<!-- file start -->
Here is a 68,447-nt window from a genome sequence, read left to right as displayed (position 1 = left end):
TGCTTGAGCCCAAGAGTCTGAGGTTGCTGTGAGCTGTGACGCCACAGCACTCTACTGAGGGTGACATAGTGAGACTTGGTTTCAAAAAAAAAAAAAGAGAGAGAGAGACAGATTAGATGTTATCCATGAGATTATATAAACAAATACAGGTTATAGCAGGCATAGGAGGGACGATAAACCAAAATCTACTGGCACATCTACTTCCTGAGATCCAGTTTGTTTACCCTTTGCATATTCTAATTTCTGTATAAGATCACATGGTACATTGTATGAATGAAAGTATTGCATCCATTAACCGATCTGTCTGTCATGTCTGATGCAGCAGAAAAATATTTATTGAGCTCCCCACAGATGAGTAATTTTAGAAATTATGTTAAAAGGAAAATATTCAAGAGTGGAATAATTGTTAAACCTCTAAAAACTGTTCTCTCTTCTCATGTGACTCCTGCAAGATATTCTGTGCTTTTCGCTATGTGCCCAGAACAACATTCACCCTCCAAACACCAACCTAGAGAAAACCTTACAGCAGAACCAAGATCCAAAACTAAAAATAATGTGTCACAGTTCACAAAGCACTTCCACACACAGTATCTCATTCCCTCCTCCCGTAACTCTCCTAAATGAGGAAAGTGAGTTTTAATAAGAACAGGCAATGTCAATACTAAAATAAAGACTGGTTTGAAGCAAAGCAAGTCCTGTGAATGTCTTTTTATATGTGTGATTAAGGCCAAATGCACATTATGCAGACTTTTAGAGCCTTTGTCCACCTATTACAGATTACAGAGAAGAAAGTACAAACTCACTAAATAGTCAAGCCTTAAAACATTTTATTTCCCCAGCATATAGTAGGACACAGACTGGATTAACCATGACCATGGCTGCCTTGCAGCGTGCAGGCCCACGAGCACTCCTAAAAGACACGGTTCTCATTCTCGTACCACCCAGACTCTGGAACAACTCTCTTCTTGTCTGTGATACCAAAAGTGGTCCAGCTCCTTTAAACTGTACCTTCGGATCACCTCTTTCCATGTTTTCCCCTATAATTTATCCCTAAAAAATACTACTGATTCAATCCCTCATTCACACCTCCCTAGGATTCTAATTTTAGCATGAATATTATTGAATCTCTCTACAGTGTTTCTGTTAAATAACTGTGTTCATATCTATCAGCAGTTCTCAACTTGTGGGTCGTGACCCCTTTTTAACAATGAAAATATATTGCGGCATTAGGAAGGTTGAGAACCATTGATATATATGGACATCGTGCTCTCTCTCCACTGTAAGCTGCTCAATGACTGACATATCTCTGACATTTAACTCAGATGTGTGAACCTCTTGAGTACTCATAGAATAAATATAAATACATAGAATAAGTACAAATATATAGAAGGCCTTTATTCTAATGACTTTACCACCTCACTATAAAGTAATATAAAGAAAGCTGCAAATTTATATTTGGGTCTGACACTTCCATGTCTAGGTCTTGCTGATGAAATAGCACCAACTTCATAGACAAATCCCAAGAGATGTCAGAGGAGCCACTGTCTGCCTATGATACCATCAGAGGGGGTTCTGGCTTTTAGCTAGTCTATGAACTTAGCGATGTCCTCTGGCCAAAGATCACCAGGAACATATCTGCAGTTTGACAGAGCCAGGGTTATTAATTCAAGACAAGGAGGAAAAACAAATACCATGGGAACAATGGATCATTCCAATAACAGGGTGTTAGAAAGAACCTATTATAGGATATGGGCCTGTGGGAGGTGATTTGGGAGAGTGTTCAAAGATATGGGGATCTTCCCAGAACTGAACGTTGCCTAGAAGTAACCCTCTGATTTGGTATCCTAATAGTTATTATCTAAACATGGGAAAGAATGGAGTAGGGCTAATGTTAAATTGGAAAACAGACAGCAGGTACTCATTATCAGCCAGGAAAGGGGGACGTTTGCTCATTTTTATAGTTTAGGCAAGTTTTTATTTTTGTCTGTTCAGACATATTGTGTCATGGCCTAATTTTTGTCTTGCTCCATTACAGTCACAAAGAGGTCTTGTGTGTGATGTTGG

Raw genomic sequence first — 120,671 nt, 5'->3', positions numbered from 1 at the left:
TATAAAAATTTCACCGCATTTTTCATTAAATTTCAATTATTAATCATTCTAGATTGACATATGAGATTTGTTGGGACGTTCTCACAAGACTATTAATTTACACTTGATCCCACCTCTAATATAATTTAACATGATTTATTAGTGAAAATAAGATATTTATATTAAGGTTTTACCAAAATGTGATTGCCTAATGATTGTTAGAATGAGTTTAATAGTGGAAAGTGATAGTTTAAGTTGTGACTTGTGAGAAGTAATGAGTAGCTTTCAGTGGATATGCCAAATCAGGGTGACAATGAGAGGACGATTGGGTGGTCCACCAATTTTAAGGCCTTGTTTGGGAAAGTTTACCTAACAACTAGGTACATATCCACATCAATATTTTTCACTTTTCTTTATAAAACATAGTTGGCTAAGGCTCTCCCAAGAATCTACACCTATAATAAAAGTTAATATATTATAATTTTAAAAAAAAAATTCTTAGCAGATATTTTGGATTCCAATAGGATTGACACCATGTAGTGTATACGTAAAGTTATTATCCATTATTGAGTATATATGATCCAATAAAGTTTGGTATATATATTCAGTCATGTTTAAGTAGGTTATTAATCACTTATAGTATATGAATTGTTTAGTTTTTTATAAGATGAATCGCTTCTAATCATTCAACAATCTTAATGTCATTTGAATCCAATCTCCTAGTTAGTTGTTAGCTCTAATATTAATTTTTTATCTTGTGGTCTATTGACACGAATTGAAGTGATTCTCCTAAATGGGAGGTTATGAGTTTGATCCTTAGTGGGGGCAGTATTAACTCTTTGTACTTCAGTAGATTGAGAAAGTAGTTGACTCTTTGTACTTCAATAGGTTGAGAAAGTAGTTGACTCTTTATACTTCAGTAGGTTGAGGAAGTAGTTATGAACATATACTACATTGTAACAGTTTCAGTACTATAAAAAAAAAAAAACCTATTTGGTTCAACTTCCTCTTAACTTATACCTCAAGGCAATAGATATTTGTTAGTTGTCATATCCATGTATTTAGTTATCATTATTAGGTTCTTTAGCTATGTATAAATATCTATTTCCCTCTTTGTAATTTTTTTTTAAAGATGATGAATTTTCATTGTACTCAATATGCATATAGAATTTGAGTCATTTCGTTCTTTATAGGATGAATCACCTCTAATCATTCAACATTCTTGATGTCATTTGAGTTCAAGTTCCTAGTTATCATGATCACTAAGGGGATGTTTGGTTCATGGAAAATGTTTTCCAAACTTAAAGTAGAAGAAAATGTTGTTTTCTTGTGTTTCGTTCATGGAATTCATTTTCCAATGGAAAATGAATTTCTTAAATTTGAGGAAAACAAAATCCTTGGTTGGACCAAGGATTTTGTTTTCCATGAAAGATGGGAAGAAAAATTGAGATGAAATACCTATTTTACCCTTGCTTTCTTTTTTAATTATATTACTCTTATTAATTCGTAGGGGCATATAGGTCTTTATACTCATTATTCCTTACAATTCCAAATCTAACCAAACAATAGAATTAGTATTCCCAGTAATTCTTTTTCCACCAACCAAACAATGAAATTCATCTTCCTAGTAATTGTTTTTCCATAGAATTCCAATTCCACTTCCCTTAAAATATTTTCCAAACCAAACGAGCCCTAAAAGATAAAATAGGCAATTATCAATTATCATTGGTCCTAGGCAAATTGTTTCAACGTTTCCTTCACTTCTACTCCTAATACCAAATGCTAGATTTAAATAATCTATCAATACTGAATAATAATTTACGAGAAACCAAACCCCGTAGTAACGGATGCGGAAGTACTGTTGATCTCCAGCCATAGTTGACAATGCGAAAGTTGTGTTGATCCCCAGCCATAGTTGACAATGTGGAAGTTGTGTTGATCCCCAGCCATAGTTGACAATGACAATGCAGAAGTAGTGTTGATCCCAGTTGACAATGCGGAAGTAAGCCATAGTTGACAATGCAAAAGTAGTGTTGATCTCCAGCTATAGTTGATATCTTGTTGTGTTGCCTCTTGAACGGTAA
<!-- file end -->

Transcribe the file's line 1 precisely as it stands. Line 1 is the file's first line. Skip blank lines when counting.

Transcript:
Here is a 68,447-nt window from a genome sequence, read left to right as displayed (position 1 = left end):